Selecting “All Traffic Sources” from Google Analytics left-side navigation will show you a table listing the most active traffic sources and their medium. Direct traffic, as you would expect, has a medium of “none.” Traffic from Facebook, as an example, will have a medium of “referral.” Search engine traffic will have a medium or “organic” or “CPC” as described above.
The SEO landscape has changed enormously in the last years. Organic traffic comes and go, the websites’ performance seems to be as volatile as it gets and at the end of the day, you might ask yourself: why did my organic traffic drop? Did Google change its algorithm again? Was a sort of SEO attack on my site or was it something that I did? And while you keep on searching for the reasons your hard-worked ranks and traffic went down the drain, your frustration gets bigger as the solution to your problem seems increasingly far.
If you want to drop from your hard worked #14 position to #79, you can start looking for companies that advertise themselves like the one in the image below. We don’t even know what to believe when it comes to companies that promise guaranteed instant traffic: that they are folly (in which case you don’t need them) or charlatans (in which case you don’t want them). If you want to find out more about SEO agencies and how they can ruin your website’s traffic, we wrote a previous blog post on this.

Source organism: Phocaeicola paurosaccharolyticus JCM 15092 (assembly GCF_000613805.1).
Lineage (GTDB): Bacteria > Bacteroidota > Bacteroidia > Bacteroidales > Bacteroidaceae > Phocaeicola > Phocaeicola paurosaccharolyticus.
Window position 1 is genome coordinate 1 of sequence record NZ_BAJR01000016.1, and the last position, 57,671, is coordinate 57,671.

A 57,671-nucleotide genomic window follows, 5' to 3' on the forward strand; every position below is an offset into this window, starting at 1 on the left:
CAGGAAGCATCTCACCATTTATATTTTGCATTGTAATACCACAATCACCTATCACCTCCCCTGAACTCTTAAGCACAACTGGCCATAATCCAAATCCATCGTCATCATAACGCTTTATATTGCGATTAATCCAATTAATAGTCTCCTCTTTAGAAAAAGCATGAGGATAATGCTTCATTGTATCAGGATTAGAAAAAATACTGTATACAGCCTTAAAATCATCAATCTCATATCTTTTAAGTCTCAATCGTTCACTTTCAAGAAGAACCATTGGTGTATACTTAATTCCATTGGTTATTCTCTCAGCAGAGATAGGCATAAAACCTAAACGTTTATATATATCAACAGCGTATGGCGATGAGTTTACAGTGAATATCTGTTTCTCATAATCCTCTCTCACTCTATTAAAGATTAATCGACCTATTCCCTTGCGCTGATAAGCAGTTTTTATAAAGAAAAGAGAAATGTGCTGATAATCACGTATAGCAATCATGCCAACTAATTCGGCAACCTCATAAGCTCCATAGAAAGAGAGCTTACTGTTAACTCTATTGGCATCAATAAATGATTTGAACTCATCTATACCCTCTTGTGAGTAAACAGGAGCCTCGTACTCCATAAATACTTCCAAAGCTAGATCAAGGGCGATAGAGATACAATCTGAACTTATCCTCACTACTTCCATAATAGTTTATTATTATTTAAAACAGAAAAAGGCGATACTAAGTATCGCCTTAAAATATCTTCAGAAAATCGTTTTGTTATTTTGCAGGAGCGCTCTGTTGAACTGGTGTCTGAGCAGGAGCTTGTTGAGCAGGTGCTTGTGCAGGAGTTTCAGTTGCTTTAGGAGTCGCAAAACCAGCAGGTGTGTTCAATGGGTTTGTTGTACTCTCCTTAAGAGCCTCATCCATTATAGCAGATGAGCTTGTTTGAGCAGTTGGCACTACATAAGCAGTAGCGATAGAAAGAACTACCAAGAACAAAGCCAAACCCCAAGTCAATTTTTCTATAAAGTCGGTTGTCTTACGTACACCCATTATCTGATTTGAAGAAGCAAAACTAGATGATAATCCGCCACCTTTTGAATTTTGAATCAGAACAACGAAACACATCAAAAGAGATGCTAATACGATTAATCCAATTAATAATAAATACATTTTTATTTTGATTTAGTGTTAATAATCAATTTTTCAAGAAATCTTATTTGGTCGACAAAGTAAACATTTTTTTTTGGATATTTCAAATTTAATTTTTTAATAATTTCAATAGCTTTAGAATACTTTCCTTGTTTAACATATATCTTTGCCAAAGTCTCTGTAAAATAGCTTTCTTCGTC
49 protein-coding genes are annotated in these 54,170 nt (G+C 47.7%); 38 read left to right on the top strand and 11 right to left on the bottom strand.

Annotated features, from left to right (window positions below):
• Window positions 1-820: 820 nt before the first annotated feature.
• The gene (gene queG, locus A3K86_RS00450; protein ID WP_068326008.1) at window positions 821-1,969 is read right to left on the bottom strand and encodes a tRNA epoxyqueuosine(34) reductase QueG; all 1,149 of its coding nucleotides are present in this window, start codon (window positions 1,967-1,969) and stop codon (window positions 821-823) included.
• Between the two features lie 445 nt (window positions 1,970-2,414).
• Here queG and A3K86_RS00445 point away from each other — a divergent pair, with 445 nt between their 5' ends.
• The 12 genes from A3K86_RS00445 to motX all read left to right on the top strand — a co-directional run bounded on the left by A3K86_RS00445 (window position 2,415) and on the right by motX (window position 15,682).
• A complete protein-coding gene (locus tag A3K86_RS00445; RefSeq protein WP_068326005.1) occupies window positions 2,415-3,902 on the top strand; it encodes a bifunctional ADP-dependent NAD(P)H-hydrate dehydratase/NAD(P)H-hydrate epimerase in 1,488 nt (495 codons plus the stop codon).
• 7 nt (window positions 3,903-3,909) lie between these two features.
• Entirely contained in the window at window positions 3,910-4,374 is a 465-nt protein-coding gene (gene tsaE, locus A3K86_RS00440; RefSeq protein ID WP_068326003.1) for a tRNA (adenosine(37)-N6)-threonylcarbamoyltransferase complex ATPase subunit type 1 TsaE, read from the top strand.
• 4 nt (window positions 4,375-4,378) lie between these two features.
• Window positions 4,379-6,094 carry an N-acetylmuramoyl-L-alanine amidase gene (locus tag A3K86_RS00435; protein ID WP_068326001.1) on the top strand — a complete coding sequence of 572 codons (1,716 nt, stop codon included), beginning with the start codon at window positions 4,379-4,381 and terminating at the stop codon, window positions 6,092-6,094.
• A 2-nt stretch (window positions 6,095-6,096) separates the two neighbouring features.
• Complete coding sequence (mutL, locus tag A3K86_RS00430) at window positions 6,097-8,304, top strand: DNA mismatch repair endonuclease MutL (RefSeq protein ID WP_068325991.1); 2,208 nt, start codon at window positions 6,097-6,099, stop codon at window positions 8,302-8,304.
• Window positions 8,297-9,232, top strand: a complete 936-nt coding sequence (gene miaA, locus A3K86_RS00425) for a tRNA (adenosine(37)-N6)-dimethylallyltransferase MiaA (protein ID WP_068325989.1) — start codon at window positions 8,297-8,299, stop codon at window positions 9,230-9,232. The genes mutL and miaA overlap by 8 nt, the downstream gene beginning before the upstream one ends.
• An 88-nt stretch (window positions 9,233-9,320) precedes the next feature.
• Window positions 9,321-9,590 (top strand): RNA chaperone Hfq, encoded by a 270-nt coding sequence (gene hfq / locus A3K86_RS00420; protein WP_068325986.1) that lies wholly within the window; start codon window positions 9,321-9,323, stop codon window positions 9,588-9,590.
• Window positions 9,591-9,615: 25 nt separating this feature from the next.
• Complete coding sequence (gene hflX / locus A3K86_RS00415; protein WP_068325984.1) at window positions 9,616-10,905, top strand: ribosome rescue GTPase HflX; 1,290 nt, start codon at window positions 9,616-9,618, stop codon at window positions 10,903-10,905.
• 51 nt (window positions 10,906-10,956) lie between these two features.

Mobile traffic: In the Groupon experiment mentioned above, Groupon found that both browser and device matter in web analytics’ ability to track organic traffic. Although desktops using common browsers saw a smaller impact from the test (10-20 percent), mobile devices saw a 50 percent drop in direct traffic when the site was de-indexed. In short, as mobile users grow, we are likely to see direct traffic rise even more from organic search traffic.